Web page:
12-Apr 2014, by Lee Sandwith
For the health conscious among us, eating out at restaurants can be a tricky affair. Encouragingly, more and more places are beginning to cater for the pro-healthy population by offering quality healthy options and it’s becoming more common to find calorie information on menus. That said, eating out healthily can still be a bit of a minefield and one of the biggest challenges can be the potential for friction with some of the less healthy delegates in the social party. Fortunately, there’s a few simple things you can do to ensure you don’t keep yourself locked away at the thought of coming off the rails.
Know your stuff
The first thing anyone looking to make the transition into the healthy sphere is to get a better understanding of what constitutes healthy and what sort of calorie intake you should be shooting for. If you’re already familiar with what’s hot and what’s not then when you’re out and about, try to choose meals which are close to those on your normal meal plan. If you need to brush up on your knowledge it’s time to get started. There’s loads of quality books out there and a pretty stonkingly good eBook available from this very website.
Do some research
If you’re planning on frequenting a new restaurant, it’s not a bad idea to do a bit of research up front. It’s pretty easy to make healthy choices once you know what you’re doing but it’s no good if the restaurant doesn’t cater for what you’re looking for. If you have an idea what you’re likely to order, check out the restaurant’s website before hand or give them a call to get a better understanding of the menu.
Have a small snack before your meal
We’re huge advocates of the ‘grazing approach’ simply because it’s an extremely good way to stop overeating. If you’re hungry you make bad choices so, as a general rule, try to eat every 3-4 hours or so and if you feel yourself getting hungry before you head out for lunch or dinner, grab yourself a quick snack to keep hunger at bay.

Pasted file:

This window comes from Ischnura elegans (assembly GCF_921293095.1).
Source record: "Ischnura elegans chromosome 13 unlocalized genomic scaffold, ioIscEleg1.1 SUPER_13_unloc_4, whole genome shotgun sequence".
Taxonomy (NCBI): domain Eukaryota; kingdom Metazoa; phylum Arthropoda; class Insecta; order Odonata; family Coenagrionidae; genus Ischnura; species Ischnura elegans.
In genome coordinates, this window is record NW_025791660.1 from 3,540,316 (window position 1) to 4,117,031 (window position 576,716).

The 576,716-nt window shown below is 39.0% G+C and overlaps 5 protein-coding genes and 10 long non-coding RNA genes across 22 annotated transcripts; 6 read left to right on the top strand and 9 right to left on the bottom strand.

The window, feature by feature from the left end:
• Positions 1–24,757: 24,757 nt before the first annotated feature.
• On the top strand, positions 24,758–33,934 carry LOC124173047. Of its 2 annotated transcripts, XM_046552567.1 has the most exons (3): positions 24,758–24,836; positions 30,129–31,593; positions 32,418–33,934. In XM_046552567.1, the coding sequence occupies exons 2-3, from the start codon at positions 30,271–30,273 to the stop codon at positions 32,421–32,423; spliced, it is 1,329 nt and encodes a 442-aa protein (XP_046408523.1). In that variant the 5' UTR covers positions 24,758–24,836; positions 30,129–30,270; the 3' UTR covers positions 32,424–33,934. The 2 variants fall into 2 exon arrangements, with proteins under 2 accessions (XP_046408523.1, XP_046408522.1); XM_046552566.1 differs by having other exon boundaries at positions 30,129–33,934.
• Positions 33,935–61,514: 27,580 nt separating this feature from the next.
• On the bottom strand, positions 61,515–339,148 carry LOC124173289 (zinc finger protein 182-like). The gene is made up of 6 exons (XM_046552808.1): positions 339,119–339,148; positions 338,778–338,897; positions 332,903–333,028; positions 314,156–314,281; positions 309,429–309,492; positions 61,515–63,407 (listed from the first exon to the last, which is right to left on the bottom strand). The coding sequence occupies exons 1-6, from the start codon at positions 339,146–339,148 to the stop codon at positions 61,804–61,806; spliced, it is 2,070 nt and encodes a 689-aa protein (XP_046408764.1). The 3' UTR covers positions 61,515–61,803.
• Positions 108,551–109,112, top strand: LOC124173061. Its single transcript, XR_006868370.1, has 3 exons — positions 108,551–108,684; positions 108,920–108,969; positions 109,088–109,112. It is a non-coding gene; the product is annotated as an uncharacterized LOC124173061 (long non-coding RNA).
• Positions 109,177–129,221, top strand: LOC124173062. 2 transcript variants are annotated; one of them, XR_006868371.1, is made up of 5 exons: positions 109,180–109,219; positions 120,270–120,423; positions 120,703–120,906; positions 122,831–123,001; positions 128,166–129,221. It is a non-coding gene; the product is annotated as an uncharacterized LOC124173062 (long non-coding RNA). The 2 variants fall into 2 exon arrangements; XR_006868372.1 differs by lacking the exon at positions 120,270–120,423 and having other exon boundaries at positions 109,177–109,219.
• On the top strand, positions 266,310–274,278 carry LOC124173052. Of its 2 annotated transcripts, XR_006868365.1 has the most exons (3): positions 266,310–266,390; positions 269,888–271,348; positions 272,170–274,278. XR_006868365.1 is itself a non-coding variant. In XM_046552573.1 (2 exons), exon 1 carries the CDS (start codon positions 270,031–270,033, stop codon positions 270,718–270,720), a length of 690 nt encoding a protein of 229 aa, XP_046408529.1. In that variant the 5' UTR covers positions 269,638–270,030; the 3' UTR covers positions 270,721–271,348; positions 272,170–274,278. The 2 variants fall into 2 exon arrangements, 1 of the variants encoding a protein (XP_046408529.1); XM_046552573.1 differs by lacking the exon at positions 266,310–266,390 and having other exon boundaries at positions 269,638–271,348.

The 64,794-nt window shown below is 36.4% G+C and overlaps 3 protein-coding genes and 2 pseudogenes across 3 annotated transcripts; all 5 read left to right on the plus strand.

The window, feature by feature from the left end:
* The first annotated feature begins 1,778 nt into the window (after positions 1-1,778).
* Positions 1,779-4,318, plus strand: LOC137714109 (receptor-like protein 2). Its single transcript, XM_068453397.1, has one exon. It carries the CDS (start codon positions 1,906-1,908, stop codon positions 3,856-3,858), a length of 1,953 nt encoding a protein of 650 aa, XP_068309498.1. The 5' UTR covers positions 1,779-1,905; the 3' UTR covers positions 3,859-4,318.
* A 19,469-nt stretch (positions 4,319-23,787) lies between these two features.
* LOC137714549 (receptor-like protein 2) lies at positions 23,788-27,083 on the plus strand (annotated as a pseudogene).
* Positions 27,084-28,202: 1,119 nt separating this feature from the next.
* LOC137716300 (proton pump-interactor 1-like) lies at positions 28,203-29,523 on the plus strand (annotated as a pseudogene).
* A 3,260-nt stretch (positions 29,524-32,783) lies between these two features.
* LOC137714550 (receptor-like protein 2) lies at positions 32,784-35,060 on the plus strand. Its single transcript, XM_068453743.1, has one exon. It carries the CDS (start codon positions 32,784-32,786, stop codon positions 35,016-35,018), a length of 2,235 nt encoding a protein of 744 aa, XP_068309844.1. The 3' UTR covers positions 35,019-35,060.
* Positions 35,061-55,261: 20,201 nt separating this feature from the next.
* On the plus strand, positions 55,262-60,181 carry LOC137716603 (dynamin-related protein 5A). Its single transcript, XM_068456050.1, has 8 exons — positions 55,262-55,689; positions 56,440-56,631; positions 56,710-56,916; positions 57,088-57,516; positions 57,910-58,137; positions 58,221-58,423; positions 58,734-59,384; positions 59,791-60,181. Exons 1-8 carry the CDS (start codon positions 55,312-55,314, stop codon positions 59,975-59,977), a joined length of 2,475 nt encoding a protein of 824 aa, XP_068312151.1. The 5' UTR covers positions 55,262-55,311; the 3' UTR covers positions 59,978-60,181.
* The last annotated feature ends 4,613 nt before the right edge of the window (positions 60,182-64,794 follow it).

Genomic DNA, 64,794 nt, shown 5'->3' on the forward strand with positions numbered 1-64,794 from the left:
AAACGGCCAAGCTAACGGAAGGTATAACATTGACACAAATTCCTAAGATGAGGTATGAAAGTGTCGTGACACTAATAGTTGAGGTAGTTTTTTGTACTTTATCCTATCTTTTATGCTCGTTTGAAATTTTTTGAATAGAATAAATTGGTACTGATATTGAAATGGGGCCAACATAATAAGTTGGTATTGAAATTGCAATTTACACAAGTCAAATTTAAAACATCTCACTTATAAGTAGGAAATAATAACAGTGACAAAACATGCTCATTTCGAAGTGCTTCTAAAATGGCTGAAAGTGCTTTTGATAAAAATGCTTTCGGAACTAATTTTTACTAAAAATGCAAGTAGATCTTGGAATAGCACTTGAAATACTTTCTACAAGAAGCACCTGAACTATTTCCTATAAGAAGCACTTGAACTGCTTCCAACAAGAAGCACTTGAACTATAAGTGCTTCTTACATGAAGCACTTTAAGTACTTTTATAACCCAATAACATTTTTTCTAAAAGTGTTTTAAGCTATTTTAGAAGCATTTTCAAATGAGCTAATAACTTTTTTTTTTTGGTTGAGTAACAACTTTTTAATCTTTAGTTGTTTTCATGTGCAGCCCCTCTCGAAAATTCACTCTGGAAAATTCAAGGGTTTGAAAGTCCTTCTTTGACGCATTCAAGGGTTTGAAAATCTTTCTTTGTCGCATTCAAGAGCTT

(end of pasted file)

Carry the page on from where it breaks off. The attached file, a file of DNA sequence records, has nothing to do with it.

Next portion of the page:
Ask a lot of questions
Asking questions in a restaurant may seem a bit daunting but once you’ve done it a few times you’ll realise how good your questions are as 90% of the time the waiter/waitress won’t be able to answer. It’s ok to ask how many calories are in meals (I do it for fun) and it’s certainly not inappropriate to ask how something has been cooked. Fried food is obviously bad but there’s a few hidden dangers, for example, many meals are covered in olive oil which is super high in calories. The simple rule is, if you can’t find the information you need on the menu and have a question, ask someone!
Drink plenty of water
We always seem to be harping on about water but that’s for a number of reasons. In relation to eating out, drinking plenty of water has a couple of specific advantages. Firstly, if you’re feeling a pang of hunger you might actually be thirsty so scratch that itch with a glass of water rather than a basket of prawn crackers. Secondly, drinking water before your meal fills up your stomach so it’s a sure fire way to stop overeating. Pretty much every time I go out the first thing I order is a litre of still water and I drink at least half of it before I eat anything.
Choose this not that
If you’re eating dinner pretty late then it may be wise to stay away from carbs altogether, otherwise, it is always better to choose wholewheat rice, pasta and bread over their white, ‘simple’ carb counterparts. Sweet potatoes are a better alternative to white potatoes and you might be lucky enough to find quinoa or wholewheat cous cous. It’s always a great idea to order extra vegetables, preferably green, but make sure they haven’t been sautéed in lots of oil or you may be consuming lots of ‘hidden calories.
Eat more slowly
This is an absolute no brainer when it comes to preventing overeating as it’s well documented that it takes 20 minutes for your brain to register food after you start eating. As such, make it a rule to eat all of your meals slowly, consciously enjoying every bite and ensuring that it takes you at least 20 minutes to finish. When eating out, challenge yourself to be the last to finish. If you’re a fast eater this can be difficult but if you keep trying this can easily become second nature and will definitely help prevent overeating.
Don’t be pressured
If anyone’s giving you a hard time about the healthy choices you’re making, they’re jealous. End of. Face palm!
Don’t be too hard on yourself. If you’ve chosen the healthy path then you deserve the occasional indulgence so get out there, enjoy your friends’ company and enjoy the world!
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Do you struggle when you’re dining out? Let us know if you have any other tips by leaving a comment.